In addition, the colorant for the ink jet ink compositions of the present invention may be a pigment, or a mixture of one or more dyes and/or one or more pigments. The pigment may be black, cyan, magenta, yellow, red, blue, green, brown, mixtures thereof, and the like. Examples of suitable black pigments include various carbon blacks such as channel black, furnace black, lamp black, and the like, such as Levanyl Black A-SF (Miles, Bayer) CAB-O-JET 200™ and CAB-O-JET 300™ (Cabot) and Sunsperse Carbon Black LHD 9303 (Sun Chemicals). Colored pigments include red, green, blue, brown, magenta, cyan, and yellow particles, as well as mixtures thereof. Illustrative examples of magenta pigments include 2,9-dimethyl-substituted quinacridone and anthraquinone, identified in the Color Index as CI 60710, CI Dispersed Red 15, CI Solvent Red 19, and the like. Illustrative examples of suitable cyan pigments include copper tetra-4-(octadecyl sulfonamido) phthalocyanine, X-copper phthalocyanine pigment, listed in the Color Index as CI 74160, CI Pigment Blue, and Anthradanthrene Blue, identified in the Color Index as CI 69810, Special Blue X-2137, and the like. Illustrative examples of yellow pigments that can be selected include diarylide yellow 3,3-dichlorobenzidene acetoacetanilides, a monoazo pigment identified in the Color Index as CI 12700, CI Solvent Yellow 16, a nitrophenyl amine sulfonamide identified in the Color Index as Foron Yellow SE/GLN, CI Dispersed Yellow 33, 2,5-dimethoxy-4-sulfonanilide phenylazo-4'-chloro-2,5-dimethoxy acetoacetanilide, Permanent Yellow FGL, and the like. Additional examples of pigments include Normandy Magenta RD-2400 (Paul Uhlich), Sunsperse Quindo Magenta QHD 6040 (Sun Chemicals), Paliogen Violet 5100 (BASF), Paliogen Violet 5890 (BASF), Permanent Violet VT2645 (Paul Uhlich), Heliogen Green L8730 (BASF), Argyle Green XP-111-S (Paul Uhlich), Brilliant Green Toner GR 0991 (Paul Uhlich), Heliogen Blue L6900 and L7020 (BASF), Heliogen Blue D6840 and D7080 (BASF), Sudan Blue OS (BASF), PV Fast Blue B2G01 (American Hoechst), Sunsperse Blue BHD 6000 (Sun Chemicals), Irgalite Blue BCA (Ciba-Geigy), Paliogen Blue 6470 (BASF), Sudan III (Matheson, Coleman, Bell), Sudan II (Matheson, Coleman, Bell), Sudan IV (Matheson, Coleman, Bell), Sudan Orange G (Aldrich), Sudan Orange 220 (BASF), Paliogen Orange 3040 (BASF), Ortho Orange OR 2673 (Paul Uhlich), Paliogen Yellow 152, 1560 (BASF), Lithol Fast Yellow 0991K (BASF), Paliotol Yellow 1840 (BASF), Novoperm Yellow FG 1 (Hoechst), Permanent Yellow YE 0305 (Paul Uhlich), Lumogen Yellow D0790 (BASF), Sunsperse Yellow YHD 6001 (Sun Chemicals), Suco-Gelb L1250 (BASF), Suco-Yellow D1355 (BASF), Hostaperm Pink E (American Hoechst), Fanal Pink D4830 (BASF), Cinquasia Magenta (DuPont), Lithol Scarlet D3700 (BASF), Tolidine Red (Aldrich), Scarlet for Thermoplast NSD PS PA (Ugine Kuhlmann of Canada), E. D. Toluidine Red (Aldrich), Lithol Rubine Toner (Paul Uhlich), Lithol Scarlet 4440 (BASF), Bon Red C (Dominion Color Company), Royal Brilliant Red RD-8192 (Paul Uhlich), Oracet Pink RF (Ciba-Geigy), Paliogen Red 3871K (BASF), Paliogen Red 3340 (BASF), and Lithol Fast Scarlet L4300 (BASF).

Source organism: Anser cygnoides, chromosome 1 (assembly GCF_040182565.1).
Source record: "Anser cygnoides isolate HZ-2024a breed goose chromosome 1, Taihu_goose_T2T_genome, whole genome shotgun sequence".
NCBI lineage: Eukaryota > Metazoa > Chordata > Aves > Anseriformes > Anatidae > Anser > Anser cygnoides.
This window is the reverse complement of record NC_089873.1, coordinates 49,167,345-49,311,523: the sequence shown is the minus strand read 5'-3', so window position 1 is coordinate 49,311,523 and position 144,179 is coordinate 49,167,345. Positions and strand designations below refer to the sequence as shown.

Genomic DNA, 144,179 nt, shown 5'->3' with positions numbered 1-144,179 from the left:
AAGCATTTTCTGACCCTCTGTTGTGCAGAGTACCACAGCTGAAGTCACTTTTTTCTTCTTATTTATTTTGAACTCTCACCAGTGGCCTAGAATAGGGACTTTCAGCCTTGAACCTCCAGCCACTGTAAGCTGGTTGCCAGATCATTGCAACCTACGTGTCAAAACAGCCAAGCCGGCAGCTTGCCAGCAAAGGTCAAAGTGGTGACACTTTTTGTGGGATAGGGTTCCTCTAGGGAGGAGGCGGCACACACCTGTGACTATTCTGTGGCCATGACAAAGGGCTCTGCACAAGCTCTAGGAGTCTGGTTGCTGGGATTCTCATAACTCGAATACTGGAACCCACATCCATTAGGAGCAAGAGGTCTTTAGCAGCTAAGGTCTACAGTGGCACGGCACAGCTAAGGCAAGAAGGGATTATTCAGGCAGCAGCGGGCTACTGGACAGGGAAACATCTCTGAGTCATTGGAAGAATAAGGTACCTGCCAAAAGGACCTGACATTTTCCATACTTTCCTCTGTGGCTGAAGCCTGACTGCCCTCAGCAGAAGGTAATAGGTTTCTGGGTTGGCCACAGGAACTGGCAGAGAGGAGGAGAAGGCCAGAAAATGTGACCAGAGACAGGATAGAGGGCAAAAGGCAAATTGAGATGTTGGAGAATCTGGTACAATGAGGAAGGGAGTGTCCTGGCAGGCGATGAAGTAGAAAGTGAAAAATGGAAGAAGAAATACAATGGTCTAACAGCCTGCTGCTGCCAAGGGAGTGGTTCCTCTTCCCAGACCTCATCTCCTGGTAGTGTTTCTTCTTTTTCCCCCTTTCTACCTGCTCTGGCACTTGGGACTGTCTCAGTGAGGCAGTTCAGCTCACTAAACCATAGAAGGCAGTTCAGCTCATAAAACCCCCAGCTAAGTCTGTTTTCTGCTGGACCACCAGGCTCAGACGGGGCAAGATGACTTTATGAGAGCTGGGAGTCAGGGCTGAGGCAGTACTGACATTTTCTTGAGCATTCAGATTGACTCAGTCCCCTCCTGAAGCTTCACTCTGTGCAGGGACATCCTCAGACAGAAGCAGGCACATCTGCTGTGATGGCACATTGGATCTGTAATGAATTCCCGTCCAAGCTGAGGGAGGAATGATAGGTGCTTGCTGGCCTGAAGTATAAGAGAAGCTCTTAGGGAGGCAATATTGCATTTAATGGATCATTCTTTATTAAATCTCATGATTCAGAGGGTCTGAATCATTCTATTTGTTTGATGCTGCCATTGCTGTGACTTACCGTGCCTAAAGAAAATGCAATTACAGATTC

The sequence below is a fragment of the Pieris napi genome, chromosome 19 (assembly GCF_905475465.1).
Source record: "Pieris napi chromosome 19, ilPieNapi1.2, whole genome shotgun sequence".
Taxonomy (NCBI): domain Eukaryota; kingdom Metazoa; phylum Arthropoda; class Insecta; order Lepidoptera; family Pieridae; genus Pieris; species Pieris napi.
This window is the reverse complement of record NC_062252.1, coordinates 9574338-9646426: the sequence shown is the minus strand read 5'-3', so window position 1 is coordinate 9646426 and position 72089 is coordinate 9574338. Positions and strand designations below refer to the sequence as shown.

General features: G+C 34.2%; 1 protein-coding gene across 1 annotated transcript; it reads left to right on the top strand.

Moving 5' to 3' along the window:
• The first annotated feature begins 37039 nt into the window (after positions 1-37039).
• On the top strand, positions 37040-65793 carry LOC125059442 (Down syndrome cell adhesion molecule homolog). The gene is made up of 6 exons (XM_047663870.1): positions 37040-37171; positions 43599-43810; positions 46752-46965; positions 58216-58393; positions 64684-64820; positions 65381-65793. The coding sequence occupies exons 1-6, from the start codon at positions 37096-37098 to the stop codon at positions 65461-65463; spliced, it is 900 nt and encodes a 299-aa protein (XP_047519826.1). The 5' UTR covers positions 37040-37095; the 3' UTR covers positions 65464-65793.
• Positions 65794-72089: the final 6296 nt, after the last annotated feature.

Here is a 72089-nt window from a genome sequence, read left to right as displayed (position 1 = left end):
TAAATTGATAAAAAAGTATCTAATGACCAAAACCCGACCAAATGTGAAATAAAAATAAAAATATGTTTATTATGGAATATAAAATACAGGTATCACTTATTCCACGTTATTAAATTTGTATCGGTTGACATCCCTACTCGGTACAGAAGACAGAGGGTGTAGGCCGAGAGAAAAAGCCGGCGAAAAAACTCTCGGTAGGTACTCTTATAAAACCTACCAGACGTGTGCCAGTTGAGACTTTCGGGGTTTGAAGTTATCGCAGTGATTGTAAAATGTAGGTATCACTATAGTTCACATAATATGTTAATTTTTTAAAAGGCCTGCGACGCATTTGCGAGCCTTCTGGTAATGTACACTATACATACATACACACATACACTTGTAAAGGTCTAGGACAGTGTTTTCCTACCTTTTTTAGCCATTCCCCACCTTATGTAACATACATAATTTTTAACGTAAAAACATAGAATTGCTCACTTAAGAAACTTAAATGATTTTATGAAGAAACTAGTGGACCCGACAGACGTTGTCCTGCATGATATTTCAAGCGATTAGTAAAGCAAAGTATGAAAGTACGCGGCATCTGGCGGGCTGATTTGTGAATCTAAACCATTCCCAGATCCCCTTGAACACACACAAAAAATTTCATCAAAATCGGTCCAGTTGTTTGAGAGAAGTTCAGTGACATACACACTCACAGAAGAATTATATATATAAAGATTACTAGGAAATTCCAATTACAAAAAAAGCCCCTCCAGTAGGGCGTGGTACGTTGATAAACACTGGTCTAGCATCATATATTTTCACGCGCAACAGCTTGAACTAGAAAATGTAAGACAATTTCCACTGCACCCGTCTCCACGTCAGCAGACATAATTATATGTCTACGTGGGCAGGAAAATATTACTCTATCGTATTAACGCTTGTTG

Additional suitable commercially available pigment dispersions include: the Hostafine® pigments available from Hoechst Celanese Corporation, including Hostafine Black T, Hostafine Black TS, Hostafine Yellow HR, Hostafine Yellow GR, Hostafine Red FRLL, Hostafine® Rubine F6B, Hostafine® Blue B2G, and the like; pigment dispersions available from Bayer company including Levanyl® Yellow 5GXZ-SF, and the like; pigment dispersions available from Degussa Company including Derussol® carbon black pigment dispersions comprising Derussol® Z35OS, Derussol® VU 25/L, Derussol® 345, and Derussol® 345OS; pigment dispersions available from BASF Corporation, including Disperse Black 006607, Luconyl® Yellow 1250, Basoflex Pink 4810, and Luconyl® Blue 7050, and the like; and pigment dispersions available from Sun Chemical Corporation including, Sunsperse® Red RHD 9365, Sunsperse® Magenta W83012, and the like. Other suitable pigments having the criteria set forth below can also be selected.
The referred pigments for the ink jet inks of the present invention are nontoxic and AMES test negative materials (non-mutagenic carbon blacks and color pigments) that include nonmutagenic and noncarcinogenic pigments for safety reasons. For example, it is desired to have pigments, including carbon blacks and color pigments, that have a very low concentration of polyaromatic hydrocarbons, which are known to be carcinogenic or mutagenic. For illustrative purposes, nitropyrene, pyrene, tetracene, pentacene, and many other polyaromatic hydrocarbons in many commercial carbon blacks and color pigments are considered to be toxic at a concentration greater than 5 parts per million. Thus, it is desirable to limit the amount of such toxic polyaromatic hydrocarbons in the pigments to less than 5 parts per million for the preparation of nontoxic ink jet inks. Many commercial carbon blacks and colored pigments have a concentration of polyaromatic hydrocarbons exceeding 5 part per million and, therefore, the inks derived from such pigments are generally considered to be toxic or failing to pass the AMES test. However, many nontoxic carbon blacks and color pigments including Raven® 5250, Raven® 5750, Regal® 330, Black Pearl® 1300, Black Pearls® L, Vulcan® XC-7, Hostapern® pink E, Hostaperm® blue (a phthalocyanine derivative) and other pigments are generally used in toners and other imaging applications. Those carbon blacks and color pigments usually have a polyaromatic hydrocarbon content of less than 1 part per million which is below the limit of 5 parts per million that is considered toxic. They do not show positive response in the AMES test and are considered to be safe in toner and ink jet ink applications.